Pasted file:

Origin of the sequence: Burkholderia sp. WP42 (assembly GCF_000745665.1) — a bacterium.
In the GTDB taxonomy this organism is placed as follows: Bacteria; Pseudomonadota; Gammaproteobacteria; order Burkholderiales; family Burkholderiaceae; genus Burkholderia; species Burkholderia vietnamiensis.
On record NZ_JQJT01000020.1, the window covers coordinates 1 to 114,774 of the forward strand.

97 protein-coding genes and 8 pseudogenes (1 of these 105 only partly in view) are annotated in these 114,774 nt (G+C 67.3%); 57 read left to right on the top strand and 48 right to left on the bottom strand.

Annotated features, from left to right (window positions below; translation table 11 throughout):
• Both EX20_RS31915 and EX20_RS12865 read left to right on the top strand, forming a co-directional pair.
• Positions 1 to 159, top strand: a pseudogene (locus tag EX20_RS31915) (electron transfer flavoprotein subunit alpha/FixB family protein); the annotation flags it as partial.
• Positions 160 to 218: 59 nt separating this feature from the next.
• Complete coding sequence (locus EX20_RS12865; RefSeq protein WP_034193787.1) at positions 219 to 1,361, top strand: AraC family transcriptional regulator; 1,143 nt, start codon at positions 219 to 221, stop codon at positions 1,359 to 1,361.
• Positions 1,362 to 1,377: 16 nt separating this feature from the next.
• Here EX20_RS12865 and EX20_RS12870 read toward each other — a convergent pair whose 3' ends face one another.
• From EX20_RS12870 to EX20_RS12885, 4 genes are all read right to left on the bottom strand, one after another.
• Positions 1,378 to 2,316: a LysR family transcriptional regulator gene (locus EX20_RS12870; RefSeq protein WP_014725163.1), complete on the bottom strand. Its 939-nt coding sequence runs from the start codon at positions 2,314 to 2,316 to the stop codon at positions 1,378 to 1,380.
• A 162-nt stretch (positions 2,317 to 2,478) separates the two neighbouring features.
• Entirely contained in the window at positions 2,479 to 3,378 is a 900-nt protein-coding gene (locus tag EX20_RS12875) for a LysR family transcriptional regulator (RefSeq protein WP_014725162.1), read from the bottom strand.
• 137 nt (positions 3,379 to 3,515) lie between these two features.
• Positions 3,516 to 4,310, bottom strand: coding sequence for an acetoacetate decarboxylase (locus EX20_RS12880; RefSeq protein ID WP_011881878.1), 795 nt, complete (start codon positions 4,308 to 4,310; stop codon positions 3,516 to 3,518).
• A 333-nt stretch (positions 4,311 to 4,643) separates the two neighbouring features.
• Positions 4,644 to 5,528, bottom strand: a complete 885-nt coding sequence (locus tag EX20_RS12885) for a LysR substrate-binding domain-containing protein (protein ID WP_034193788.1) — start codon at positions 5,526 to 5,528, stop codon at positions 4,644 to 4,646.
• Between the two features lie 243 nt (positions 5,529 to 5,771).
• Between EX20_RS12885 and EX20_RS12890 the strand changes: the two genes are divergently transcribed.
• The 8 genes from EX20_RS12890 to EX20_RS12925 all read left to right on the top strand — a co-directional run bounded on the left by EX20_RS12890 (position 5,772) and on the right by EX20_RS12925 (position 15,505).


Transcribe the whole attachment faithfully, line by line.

Origin of the sequence: Burkholderia sp. WP42 (assembly GCF_000745665.1) — a bacterium.
In the GTDB taxonomy this organism is placed as follows: Bacteria; Pseudomonadota; Gammaproteobacteria; order Burkholderiales; family Burkholderiaceae; genus Burkholderia; species Burkholderia vietnamiensis.
On record NZ_JQJT01000020.1, the window covers coordinates 1 to 114,774 of the forward strand.

97 protein-coding genes and 8 pseudogenes (1 of these 105 only partly in view) are annotated in these 114,774 nt (G+C 67.3%); 57 read left to right on the top strand and 48 right to left on the bottom strand.

Annotated features, from left to right (window positions below; translation table 11 throughout):
• Both EX20_RS31915 and EX20_RS12865 read left to right on the top strand, forming a co-directional pair.
• Positions 1 to 159, top strand: a pseudogene (locus tag EX20_RS31915) (electron transfer flavoprotein subunit alpha/FixB family protein); the annotation flags it as partial.
• Positions 160 to 218: 59 nt separating this feature from the next.
• Complete coding sequence (locus EX20_RS12865; RefSeq protein WP_034193787.1) at positions 219 to 1,361, top strand: AraC family transcriptional regulator; 1,143 nt, start codon at positions 219 to 221, stop codon at positions 1,359 to 1,361.
• Positions 1,362 to 1,377: 16 nt separating this feature from the next.
• Here EX20_RS12865 and EX20_RS12870 read toward each other — a convergent pair whose 3' ends face one another.
• From EX20_RS12870 to EX20_RS12885, 4 genes are all read right to left on the bottom strand, one after another.
• Positions 1,378 to 2,316: a LysR family transcriptional regulator gene (locus EX20_RS12870; RefSeq protein WP_014725163.1), complete on the bottom strand. Its 939-nt coding sequence runs from the start codon at positions 2,314 to 2,316 to the stop codon at positions 1,378 to 1,380.
• A 162-nt stretch (positions 2,317 to 2,478) separates the two neighbouring features.
• Entirely contained in the window at positions 2,479 to 3,378 is a 900-nt protein-coding gene (locus tag EX20_RS12875) for a LysR family transcriptional regulator (RefSeq protein WP_014725162.1), read from the bottom strand.
• 137 nt (positions 3,379 to 3,515) lie between these two features.
• Positions 3,516 to 4,310, bottom strand: coding sequence for an acetoacetate decarboxylase (locus EX20_RS12880; RefSeq protein ID WP_011881878.1), 795 nt, complete (start codon positions 4,308 to 4,310; stop codon positions 3,516 to 3,518).
• A 333-nt stretch (positions 4,311 to 4,643) separates the two neighbouring features.
• Positions 4,644 to 5,528, bottom strand: a complete 885-nt coding sequence (locus tag EX20_RS12885) for a LysR substrate-binding domain-containing protein (protein ID WP_034193788.1) — start codon at positions 5,526 to 5,528, stop codon at positions 4,644 to 4,646.
• Between the two features lie 243 nt (positions 5,529 to 5,771).
• Between EX20_RS12885 and EX20_RS12890 the strand changes: the two genes are divergently transcribed.
• The 8 genes from EX20_RS12890 to EX20_RS12925 all read left to right on the top strand — a co-directional run bounded on the left by EX20_RS12890 (position 5,772) and on the right by EX20_RS12925 (position 15,505).